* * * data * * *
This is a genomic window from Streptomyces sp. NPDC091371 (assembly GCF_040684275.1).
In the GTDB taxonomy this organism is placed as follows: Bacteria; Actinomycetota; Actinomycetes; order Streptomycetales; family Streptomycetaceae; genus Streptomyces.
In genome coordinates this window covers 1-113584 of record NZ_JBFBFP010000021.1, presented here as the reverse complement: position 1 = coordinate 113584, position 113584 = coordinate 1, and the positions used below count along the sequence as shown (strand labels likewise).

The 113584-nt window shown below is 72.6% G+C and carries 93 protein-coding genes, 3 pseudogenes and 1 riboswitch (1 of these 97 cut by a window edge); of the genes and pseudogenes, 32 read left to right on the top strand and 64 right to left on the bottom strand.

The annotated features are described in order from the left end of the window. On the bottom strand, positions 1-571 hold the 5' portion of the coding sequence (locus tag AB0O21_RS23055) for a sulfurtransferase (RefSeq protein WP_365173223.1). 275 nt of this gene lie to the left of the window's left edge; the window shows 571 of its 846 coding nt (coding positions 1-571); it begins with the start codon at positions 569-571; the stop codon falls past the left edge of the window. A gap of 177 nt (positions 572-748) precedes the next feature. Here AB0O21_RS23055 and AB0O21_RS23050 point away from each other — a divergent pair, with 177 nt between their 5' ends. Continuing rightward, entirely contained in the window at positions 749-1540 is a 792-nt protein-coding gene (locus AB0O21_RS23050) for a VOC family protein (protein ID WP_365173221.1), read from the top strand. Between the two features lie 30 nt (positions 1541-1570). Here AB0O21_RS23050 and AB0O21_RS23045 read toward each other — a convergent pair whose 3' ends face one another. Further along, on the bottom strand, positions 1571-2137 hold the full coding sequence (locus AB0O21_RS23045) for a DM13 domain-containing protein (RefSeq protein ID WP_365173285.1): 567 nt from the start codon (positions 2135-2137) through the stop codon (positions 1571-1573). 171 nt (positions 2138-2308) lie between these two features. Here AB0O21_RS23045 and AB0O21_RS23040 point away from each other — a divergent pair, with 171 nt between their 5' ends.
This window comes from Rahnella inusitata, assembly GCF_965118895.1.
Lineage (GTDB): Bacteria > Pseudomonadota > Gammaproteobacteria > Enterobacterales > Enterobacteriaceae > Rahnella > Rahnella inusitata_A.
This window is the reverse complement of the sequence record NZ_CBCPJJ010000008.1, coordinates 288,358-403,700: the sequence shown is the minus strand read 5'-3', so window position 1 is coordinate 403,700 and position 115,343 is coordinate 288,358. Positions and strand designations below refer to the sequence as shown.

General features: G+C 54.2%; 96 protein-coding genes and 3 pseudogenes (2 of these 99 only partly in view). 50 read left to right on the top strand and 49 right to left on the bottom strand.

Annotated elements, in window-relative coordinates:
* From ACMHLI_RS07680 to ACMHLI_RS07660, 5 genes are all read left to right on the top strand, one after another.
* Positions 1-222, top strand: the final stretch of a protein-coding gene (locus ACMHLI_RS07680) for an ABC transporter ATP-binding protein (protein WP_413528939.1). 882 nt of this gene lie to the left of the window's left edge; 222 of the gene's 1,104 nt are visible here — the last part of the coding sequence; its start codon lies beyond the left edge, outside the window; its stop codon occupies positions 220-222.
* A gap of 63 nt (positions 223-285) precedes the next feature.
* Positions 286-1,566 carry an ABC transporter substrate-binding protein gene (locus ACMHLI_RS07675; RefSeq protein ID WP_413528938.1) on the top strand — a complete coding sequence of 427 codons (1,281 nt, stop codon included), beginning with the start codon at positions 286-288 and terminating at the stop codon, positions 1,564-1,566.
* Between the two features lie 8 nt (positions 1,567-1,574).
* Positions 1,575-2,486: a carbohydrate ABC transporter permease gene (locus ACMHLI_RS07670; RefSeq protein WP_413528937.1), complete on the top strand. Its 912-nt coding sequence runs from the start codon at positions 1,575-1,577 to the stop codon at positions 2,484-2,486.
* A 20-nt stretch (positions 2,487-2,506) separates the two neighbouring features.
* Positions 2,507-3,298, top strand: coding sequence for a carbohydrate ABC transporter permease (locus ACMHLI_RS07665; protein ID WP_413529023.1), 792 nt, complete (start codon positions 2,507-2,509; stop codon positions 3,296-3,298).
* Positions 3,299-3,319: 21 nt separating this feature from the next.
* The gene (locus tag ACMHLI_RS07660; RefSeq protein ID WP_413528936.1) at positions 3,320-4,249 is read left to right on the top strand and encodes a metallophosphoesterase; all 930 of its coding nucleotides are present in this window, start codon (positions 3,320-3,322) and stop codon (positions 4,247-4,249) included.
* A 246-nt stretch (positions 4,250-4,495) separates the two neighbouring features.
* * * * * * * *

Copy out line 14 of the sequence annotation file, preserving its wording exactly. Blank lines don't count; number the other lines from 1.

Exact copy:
* Positions 286-1,566 carry an ABC transporter substrate-binding protein gene (locus ACMHLI_RS07675; RefSeq protein ID WP_413528938.1) on the top strand — a complete coding sequence of 427 codons (1,281 nt, stop codon included), beginning with the start codon at positions 286-288 and terminating at the stop codon, positions 1,564-1,566.